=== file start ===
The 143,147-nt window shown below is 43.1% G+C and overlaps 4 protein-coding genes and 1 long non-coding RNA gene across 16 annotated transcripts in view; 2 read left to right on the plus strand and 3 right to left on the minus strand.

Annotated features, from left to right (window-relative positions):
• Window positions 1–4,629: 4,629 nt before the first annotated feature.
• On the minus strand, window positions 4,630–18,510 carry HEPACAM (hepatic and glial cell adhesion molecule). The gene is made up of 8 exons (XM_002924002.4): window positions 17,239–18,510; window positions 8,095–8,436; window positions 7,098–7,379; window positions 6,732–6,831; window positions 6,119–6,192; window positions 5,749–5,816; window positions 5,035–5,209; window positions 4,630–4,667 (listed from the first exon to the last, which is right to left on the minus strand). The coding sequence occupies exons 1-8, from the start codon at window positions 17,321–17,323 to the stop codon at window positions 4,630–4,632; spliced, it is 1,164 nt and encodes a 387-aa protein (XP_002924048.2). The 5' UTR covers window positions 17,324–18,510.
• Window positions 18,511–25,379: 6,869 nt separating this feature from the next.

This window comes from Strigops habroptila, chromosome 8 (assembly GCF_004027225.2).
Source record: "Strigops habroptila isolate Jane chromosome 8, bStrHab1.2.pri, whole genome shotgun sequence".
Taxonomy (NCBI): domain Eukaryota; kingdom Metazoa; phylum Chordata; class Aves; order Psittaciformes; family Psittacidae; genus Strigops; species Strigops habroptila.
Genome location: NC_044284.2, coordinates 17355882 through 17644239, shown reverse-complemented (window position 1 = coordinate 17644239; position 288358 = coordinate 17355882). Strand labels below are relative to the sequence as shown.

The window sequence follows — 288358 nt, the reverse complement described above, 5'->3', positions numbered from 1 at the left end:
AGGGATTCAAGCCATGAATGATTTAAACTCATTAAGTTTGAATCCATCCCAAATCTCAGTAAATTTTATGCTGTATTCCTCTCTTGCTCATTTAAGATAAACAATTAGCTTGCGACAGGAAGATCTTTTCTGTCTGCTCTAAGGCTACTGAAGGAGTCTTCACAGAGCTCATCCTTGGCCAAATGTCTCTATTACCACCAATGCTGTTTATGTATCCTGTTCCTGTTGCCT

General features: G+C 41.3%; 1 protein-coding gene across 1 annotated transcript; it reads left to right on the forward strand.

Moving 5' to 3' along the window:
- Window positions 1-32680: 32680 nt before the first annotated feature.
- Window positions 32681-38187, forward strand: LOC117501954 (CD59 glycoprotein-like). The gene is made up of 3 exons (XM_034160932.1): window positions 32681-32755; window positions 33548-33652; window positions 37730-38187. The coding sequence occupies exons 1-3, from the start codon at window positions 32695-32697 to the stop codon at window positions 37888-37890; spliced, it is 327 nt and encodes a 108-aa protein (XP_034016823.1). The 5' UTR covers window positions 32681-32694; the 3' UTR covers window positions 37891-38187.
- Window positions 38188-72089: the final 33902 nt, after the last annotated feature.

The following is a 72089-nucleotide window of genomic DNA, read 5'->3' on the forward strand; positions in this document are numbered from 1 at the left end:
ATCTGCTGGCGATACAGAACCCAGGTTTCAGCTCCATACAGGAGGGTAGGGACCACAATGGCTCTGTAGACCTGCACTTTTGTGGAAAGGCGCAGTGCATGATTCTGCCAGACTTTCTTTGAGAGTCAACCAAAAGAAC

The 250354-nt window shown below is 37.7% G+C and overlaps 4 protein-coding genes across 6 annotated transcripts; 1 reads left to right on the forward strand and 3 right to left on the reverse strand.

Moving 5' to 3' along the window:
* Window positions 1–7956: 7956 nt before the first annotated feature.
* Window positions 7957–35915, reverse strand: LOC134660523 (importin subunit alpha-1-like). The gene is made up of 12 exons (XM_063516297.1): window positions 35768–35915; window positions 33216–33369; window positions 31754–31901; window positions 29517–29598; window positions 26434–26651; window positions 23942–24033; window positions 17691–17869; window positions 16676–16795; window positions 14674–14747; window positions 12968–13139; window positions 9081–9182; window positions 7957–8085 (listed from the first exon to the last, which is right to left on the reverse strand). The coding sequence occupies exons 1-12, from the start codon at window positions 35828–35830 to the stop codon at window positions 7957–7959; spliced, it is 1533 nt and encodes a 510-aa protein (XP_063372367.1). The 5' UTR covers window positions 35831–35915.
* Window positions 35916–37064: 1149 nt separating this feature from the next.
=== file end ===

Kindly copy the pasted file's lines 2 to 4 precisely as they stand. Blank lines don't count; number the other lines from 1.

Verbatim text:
Annotated features, from left to right (window-relative positions):
• Window positions 1–4,629: 4,629 nt before the first annotated feature.
• On the minus strand, window positions 4,630–18,510 carry HEPACAM (hepatic and glial cell adhesion molecule). The gene is made up of 8 exons (XM_002924002.4): window positions 17,239–18,510; window positions 8,095–8,436; window positions 7,098–7,379; window positions 6,732–6,831; window positions 6,119–6,192; window positions 5,749–5,816; window positions 5,035–5,209; window positions 4,630–4,667 (listed from the first exon to the last, which is right to left on the minus strand). The coding sequence occupies exons 1-8, from the start codon at window positions 17,321–17,323 to the stop codon at window positions 4,630–4,632; spliced, it is 1,164 nt and encodes a 387-aa protein (XP_002924048.2). The 5' UTR covers window positions 17,324–18,510.